Maya Angelou was born as Marguerite Annie Johnson to Bailey and Vivian Baxter Johnson on April 4, 1928 in St. Louis, Missouri. Her parents divorced when she was only three years old. Maya Angelou and her younger brother Bailey were sent to live with their grandmother in Stamps, Arkansas. It was there at a she experienced the racial discrimination that was the legally enforced way of life in the American South. However, Maya Angelou developed a deep religious faith and an old-fashioned courtesy of traditional African American life. She credits her grandmother and her extended family with instilling in her the values that helped her survive throughout her life and in her career.
Maya Angelou went to visit her mother in Chicago at the age of seven. While visiting, she was sexually molested by her mother's boyfriend. Maya Angelou was to ashamed to tell any of the adults in her life, so she confided in her brother. Later she heard the news that an uncle had killed her mother’s boyfriend. Maya Angelou believed her words had killed the man and due to this, she fell silent and did not speak for five years.
1941 Maya and her brother returned to live with her mother in San Francisco where she attended George Washington High School and studied dance and drama on a scholarship at the California Labor School
1942 Teacher Bertha Flowers helped Maya to talk again and encouraged her interest in literature
1942 She dropped out of school in her teens to become San Francisco's first African American female cable car conductor
1943 Maya returned to high school, but became pregnant and graduated a few weeks before giving birth to her son, Guy. She left home to bring up her son as a single mother working as a waitress and cook
1952 She married a Greek sailor named Tosh Angelos but the marriage quickly failed
1952 She began her career as a nightclub singer and during this time took the name Maya Angelou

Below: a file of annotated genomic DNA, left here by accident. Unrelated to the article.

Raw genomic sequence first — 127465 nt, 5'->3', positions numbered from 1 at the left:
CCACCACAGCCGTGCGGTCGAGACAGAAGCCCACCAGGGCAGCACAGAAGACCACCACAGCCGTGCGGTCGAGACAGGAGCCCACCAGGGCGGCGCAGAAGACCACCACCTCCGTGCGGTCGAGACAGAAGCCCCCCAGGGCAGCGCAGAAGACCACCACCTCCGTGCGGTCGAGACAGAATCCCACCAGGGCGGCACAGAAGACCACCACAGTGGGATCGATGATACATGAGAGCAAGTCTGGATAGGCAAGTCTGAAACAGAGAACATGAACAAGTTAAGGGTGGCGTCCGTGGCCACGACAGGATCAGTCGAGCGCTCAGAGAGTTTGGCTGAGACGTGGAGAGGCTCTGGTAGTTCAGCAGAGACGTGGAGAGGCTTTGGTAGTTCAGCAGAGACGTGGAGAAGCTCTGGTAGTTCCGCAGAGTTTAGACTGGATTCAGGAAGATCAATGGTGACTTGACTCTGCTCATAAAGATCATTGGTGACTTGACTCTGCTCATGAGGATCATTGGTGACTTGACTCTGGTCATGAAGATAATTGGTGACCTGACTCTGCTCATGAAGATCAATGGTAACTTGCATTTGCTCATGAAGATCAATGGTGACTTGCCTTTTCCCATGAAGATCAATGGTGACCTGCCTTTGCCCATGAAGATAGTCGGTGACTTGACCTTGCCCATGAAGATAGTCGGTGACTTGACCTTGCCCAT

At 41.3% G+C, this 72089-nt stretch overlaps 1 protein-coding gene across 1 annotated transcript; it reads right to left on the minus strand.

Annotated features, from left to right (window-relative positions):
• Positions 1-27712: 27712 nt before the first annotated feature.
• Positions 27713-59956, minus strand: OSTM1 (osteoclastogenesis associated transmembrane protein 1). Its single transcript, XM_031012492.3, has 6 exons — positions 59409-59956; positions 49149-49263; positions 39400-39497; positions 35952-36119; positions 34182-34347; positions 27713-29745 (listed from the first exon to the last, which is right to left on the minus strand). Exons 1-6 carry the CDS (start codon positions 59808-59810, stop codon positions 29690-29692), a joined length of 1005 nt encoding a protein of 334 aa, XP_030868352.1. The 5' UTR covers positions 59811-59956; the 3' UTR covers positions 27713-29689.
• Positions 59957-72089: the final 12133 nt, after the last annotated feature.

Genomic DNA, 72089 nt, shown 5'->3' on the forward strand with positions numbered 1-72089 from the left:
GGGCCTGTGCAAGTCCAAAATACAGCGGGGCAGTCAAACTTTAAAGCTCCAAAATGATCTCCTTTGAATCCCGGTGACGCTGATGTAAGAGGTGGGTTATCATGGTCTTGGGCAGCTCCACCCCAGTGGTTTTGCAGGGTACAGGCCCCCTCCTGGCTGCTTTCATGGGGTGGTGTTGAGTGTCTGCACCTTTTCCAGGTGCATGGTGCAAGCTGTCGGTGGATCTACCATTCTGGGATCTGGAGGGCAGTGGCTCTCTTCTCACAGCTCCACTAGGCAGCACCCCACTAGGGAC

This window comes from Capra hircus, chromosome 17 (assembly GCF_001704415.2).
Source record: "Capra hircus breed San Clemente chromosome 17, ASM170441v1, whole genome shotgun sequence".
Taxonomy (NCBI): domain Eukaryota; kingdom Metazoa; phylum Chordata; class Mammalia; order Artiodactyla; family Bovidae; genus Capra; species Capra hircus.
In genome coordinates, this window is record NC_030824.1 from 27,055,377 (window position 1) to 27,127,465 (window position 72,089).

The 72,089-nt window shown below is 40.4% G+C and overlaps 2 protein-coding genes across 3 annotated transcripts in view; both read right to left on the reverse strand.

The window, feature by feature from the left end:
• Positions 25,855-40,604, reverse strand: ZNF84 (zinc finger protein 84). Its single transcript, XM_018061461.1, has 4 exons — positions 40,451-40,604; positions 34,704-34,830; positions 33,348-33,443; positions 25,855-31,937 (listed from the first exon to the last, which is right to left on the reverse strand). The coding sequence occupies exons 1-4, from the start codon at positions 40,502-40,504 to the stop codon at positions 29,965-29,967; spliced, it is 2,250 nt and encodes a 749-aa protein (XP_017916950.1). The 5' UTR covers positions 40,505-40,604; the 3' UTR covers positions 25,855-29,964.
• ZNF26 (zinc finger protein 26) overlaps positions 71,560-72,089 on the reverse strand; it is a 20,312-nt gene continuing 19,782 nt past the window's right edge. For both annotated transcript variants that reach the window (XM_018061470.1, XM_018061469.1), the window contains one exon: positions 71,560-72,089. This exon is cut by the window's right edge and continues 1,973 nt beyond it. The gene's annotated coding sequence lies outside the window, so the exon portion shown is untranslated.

1958 Developed her skills in writing poetry and moved to New York, where she joined the Harlem Writers Guild
1959 Became involved with Civil Rights Activists
1959 At the request of Dr. Martin Luther King Jr., Maya Angelou became the northern coordinator for the Southern Christian Leadership Conference.
1960 She met the South African civil rights activist Vusumzi Make and in 1960, the couple and Guy moved, to Cairo, Egypt. In Cairo, Maya Angelou worked as editor of the English language weekly The Arab Observer. She later moved to Ghana
1964 Returned to America hoping to help Malcolm X build his new Organization of African American Unity
1968 Malcolm X is assassinated and Maya began working on her Autobiographical book 'I Know Why the Caged Bird Sings‘
Pretty women wonder where my secret lies. I'm not cute or built to suit a fashion model's size But when I start to tell them, They think I'm telling lies. I say, It's in the reach of my arms The span of my hips, The stride of my step, The curl of my lips. I'm a woman Phenomenally. Phenomenal woman, That's me (Lines 1-13).
Dr. Maya Angelou has been a remarkable Renaissance woman. She is hailed as one of the great voices of contemporary literature. Dr. Maya Angelou still continues to travel the world as a poet, educator, historian, best-selling author, actress, playwright, civil-rights activist, producer and director. She is best known for spreading her legendary wisdom.